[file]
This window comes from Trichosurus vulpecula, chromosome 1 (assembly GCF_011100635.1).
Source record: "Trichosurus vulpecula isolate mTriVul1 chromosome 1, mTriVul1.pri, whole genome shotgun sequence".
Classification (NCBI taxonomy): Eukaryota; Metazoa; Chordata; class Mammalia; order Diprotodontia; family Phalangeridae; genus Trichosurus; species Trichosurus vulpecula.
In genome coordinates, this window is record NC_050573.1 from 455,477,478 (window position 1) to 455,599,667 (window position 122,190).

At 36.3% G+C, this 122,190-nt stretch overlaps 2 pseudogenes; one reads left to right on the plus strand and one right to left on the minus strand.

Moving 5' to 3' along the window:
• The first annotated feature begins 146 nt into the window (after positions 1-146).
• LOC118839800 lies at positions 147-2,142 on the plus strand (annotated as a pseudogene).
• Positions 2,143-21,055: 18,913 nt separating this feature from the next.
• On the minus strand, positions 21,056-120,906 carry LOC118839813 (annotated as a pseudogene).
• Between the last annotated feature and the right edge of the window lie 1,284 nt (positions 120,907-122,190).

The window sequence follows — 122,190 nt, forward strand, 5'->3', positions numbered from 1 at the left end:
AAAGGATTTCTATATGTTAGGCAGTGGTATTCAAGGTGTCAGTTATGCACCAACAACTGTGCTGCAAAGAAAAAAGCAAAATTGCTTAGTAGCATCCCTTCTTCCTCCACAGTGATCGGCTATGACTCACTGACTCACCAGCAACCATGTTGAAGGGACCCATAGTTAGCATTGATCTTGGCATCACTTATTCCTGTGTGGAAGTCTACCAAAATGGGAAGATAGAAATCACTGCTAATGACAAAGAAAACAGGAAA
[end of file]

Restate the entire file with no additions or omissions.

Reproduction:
This window comes from Trichosurus vulpecula, chromosome 1 (assembly GCF_011100635.1).
Source record: "Trichosurus vulpecula isolate mTriVul1 chromosome 1, mTriVul1.pri, whole genome shotgun sequence".
Classification (NCBI taxonomy): Eukaryota; Metazoa; Chordata; class Mammalia; order Diprotodontia; family Phalangeridae; genus Trichosurus; species Trichosurus vulpecula.
In genome coordinates, this window is record NC_050573.1 from 455,477,478 (window position 1) to 455,599,667 (window position 122,190).

At 36.3% G+C, this 122,190-nt stretch overlaps 2 pseudogenes; one reads left to right on the plus strand and one right to left on the minus strand.

Moving 5' to 3' along the window:
• The first annotated feature begins 146 nt into the window (after positions 1-146).
• LOC118839800 lies at positions 147-2,142 on the plus strand (annotated as a pseudogene).
• Positions 2,143-21,055: 18,913 nt separating this feature from the next.
• On the minus strand, positions 21,056-120,906 carry LOC118839813 (annotated as a pseudogene).
• Between the last annotated feature and the right edge of the window lie 1,284 nt (positions 120,907-122,190).

The window sequence follows — 122,190 nt, forward strand, 5'->3', positions numbered from 1 at the left end:
AAAGGATTTCTATATGTTAGGCAGTGGTATTCAAGGTGTCAGTTATGCACCAACAACTGTGCTGCAAAGAAAAAAGCAAAATTGCTTAGTAGCATCCCTTCTTCCTCCACAGTGATCGGCTATGACTCACTGACTCACCAGCAACCATGTTGAAGGGACCCATAGTTAGCATTGATCTTGGCATCACTTATTCCTGTGTGGAAGTCTACCAAAATGGGAAGATAGAAATCACTGCTAATGACAAAGAAAACAGGAAA